As we come full circle, here I am. Still rocking the “minimal” style shoes (wearing Pearl Izumi Road N0 only because I didn’t hear good things about Kinvara 4; and wearing Saucony Type A6/Brooks T7 Racer racing flats). Interestingly, even Jean-François noted how he would consider the Saucony Kinvara line as more of a “light trainer” and not a true minimal shoe. His clinical and research experience determined that wearing minimal shoes vs. maximal shoes does not decrease the prevalence of injuries. Minimal shoes will change the locations of where the body is most loaded when running. Instead of maximalist shoes (not limited to Hoka’s beastly shoes, but the typical big motion control, bulky shoes) that load the body most at the low back, hips and knees, minimalist shoes will load more of the lower leg and feet, eg. calves, Achilles tendon, metatarsals. Injury is just caused by maladaptation and too fast of a transition eg. between shoes, training volume/intensity, etc. However, literature agrees that minimal shoes will stimulate more protective biomechanics, such as less impact force and better dynamic alignment of the lower limb. As a result, running efficiency and feet strength will increase, which sound highly attractive to me. Jean-François does encourage running in minimal shoes like Dr. Irene Davis, but like everything, it depends on your goals and your current health status. He has this pdf that is a flow chart to help people discern what types of shoes are suitable for them.

One of the large themes from this weekend is that the body adapts to its stresses. This will include running in minimal shoes, when introduced slowly and progressively. I don’t think that I’ll train to become specifically minimal for this summer, since I plan to race Squamish 23 in a pair of Salomon Speedcross 3. But I’ll surely add in the barefoot strides and drills again, in addition to a slew of foot strengthening exercises. However, in the fall, I plan to try introducing minimalism into my training. Jean-François mentioned how proper adaptation and periodization for the transition into minimal running can take about a year. It starts from say, running 29 minutes in your usual trainers and 1 minute in the minimal shoes. Then, 28 minutes in usual trainers and 2 minutes in minimal shoes. Etc. If that’s the way to safely do it without risk of injuring myself, I think I’m game to try it. Why wouldn’t you want to feel like a smooth, floating gazelle?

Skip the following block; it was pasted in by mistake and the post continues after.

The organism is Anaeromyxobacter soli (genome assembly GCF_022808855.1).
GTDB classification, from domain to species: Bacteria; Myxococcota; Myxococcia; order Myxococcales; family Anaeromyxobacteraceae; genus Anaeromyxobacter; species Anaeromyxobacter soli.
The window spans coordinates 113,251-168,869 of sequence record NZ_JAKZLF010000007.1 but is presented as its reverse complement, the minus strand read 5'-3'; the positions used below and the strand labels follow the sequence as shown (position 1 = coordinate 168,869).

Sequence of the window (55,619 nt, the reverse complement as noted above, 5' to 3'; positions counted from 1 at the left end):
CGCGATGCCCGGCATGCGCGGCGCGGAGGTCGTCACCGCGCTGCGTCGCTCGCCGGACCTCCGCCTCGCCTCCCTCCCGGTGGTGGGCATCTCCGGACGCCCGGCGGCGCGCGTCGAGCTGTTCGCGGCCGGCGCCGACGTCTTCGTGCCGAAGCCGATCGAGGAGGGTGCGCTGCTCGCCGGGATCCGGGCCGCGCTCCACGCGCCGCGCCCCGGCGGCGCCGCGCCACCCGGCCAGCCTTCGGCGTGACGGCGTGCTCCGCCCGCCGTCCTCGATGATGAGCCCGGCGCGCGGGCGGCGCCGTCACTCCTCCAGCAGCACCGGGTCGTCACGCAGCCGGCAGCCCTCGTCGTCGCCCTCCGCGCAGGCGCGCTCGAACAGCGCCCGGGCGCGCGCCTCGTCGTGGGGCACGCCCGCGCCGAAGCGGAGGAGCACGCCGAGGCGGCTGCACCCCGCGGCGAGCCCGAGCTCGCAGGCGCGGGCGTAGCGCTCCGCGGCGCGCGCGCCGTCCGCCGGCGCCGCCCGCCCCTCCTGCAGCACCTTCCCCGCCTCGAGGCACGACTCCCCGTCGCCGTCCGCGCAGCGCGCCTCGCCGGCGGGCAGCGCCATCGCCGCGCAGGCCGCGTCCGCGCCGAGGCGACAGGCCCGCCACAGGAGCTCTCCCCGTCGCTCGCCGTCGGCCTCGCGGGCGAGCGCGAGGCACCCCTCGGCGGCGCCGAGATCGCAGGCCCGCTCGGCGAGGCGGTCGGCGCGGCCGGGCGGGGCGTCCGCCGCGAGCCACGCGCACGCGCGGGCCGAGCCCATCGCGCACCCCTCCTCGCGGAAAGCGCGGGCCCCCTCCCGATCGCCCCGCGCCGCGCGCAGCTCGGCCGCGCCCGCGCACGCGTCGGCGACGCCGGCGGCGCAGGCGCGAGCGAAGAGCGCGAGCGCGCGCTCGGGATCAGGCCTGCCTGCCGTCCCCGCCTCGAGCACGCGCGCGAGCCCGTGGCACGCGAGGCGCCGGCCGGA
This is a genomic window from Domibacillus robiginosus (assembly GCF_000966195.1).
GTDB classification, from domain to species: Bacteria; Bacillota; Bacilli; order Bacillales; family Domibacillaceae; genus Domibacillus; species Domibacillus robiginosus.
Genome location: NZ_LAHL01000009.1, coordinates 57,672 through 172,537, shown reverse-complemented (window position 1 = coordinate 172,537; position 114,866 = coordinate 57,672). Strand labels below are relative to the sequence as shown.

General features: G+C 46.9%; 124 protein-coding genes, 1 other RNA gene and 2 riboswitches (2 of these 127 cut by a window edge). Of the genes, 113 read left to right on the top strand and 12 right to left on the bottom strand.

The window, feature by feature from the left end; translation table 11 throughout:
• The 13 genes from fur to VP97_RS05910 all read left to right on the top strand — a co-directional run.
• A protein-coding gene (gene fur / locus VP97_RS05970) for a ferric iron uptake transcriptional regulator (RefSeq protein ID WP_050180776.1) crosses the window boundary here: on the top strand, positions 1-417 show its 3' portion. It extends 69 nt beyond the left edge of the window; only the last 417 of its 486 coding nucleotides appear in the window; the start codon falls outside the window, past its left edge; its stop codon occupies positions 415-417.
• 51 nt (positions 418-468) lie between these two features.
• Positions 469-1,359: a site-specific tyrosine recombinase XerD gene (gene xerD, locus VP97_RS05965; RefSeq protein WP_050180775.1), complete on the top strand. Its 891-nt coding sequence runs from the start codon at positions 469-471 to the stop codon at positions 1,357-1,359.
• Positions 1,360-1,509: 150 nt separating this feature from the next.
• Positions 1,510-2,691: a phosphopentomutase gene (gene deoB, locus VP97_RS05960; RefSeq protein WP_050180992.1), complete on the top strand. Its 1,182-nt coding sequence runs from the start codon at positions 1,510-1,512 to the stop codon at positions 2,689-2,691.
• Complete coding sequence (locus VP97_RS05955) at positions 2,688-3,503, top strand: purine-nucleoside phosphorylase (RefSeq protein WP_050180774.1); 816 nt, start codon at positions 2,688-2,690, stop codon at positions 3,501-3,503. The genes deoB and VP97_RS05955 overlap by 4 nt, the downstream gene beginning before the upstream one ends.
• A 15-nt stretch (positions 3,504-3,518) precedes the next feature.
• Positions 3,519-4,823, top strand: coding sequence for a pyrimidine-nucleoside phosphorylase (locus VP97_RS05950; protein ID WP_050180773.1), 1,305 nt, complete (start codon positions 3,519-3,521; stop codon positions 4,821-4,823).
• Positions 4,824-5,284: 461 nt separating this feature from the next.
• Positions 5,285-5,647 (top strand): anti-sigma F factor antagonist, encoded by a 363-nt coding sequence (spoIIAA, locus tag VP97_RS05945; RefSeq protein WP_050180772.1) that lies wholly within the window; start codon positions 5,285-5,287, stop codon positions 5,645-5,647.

“Every morning in Africa, a gazelle wakes up, it knows it must outrun the fastest lion or it will be killed. Every morning in Africa, a lion wakes up. It knows it must run faster than the slowest gazelle, or it will starve. It doesn’t matter whether you’re the lion or a gazelle-when the sun comes up, you’d better be running.” – Abe Gubegna 

How to Maximize Your Recovery Post-Treatment

“Sometimes serious injury is a great thing for an athlete. It provides the chance to rebuild everything they never had in the first place.” – Charlie Weingroff

I wish I could say that this was me right now 

but as it stands, or rather, as I sit, this is more like me. 

It’s not a serious injury, such as a stress fracture, but it’s a mysterious “chicken or the egg” injury. The only thing that’s clear is that I never rebuilt the foundation in my left foot that I’ve needed to, likely within the last 2 years. In January 2014, I had the most glorious, close to “runner’s high” 16K long run (on sidewalks). I felt good going out for 8K, then coming back I started to feel an ache in my left arch. No biggy, I kept running and I felt good despite that growing ache. I felt fantastic after I got home, all except for the fact that my foot was now swollen and I could barely bear weight on my foot. What happened? Well, I sprained structures within my medial longitudinal arch, without acute trauma, just from the magnitude of foot falls on pavement. Once my foot healed I didn’t end up running much in that spring semester due to other reasons. In the summer, I found myself riding and swimming more than running while training for my first triathlon. And here I am. I lacked stability then, and I lack it now. I’m unfortunately not hitting the roads or trails, training for Squamish 23K at the end of August. I’ve got a lax subtalar joint and lack of ligamentous strength that would reaaaallly be needed on the trails. So in one sense, I’m thankful that this is happening now, as opposed to a few weeks out from the race. In another sense, the bang to start my summer semester was to soak up the sun and train hard. Well, if you’re forced to couch surf like me, and desperate to get back to good health and action, here are some ways to maximize your recovery post-treatment.

If you want to get the most bang for your buck after seeing any therapist, be it an RMT (registered massage therapist), physiotherapist, etc., what you do immediately following your appointment matters. Think about this. If you’re seeking treatment due to chronic injury, you’ve most likely built muscular/fascial compensation patterns leading to your dysfunction. It takes adjustments, needles, massage, etc., to try to break that pattern and reset the nervous system so you can lay down new, better patterns to lead you to improved health. (Cue active rehabilitation exercises).